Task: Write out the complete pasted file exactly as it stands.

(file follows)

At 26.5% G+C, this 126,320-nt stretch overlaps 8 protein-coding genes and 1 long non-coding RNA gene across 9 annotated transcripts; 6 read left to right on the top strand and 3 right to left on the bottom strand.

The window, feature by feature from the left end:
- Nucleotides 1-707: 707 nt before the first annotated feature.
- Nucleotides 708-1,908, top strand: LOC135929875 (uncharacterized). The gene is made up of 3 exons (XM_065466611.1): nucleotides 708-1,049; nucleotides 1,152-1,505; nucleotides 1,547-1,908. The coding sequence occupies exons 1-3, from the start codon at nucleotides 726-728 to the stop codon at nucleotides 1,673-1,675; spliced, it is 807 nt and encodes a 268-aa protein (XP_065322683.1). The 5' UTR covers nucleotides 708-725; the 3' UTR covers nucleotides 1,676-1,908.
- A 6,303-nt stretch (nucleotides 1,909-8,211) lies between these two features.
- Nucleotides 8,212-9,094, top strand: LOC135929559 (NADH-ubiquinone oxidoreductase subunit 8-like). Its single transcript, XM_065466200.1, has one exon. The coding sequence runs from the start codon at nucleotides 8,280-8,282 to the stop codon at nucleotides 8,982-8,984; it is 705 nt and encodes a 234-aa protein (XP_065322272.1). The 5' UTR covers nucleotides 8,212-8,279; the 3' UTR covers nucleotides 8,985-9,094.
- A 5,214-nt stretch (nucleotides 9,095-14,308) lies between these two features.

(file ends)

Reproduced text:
At 26.5% G+C, this 126,320-nt stretch overlaps 8 protein-coding genes and 1 long non-coding RNA gene across 9 annotated transcripts; 6 read left to right on the top strand and 3 right to left on the bottom strand.

The window, feature by feature from the left end:
- Nucleotides 1-707: 707 nt before the first annotated feature.
- Nucleotides 708-1,908, top strand: LOC135929875 (uncharacterized). The gene is made up of 3 exons (XM_065466611.1): nucleotides 708-1,049; nucleotides 1,152-1,505; nucleotides 1,547-1,908. The coding sequence occupies exons 1-3, from the start codon at nucleotides 726-728 to the stop codon at nucleotides 1,673-1,675; spliced, it is 807 nt and encodes a 268-aa protein (XP_065322683.1). The 5' UTR covers nucleotides 708-725; the 3' UTR covers nucleotides 1,676-1,908.
- A 6,303-nt stretch (nucleotides 1,909-8,211) lies between these two features.
- Nucleotides 8,212-9,094, top strand: LOC135929559 (NADH-ubiquinone oxidoreductase subunit 8-like). Its single transcript, XM_065466200.1, has one exon. The coding sequence runs from the start codon at nucleotides 8,280-8,282 to the stop codon at nucleotides 8,982-8,984; it is 705 nt and encodes a 234-aa protein (XP_065322272.1). The 5' UTR covers nucleotides 8,212-8,279; the 3' UTR covers nucleotides 8,985-9,094.
- A 5,214-nt stretch (nucleotides 9,095-14,308) lies between these two features.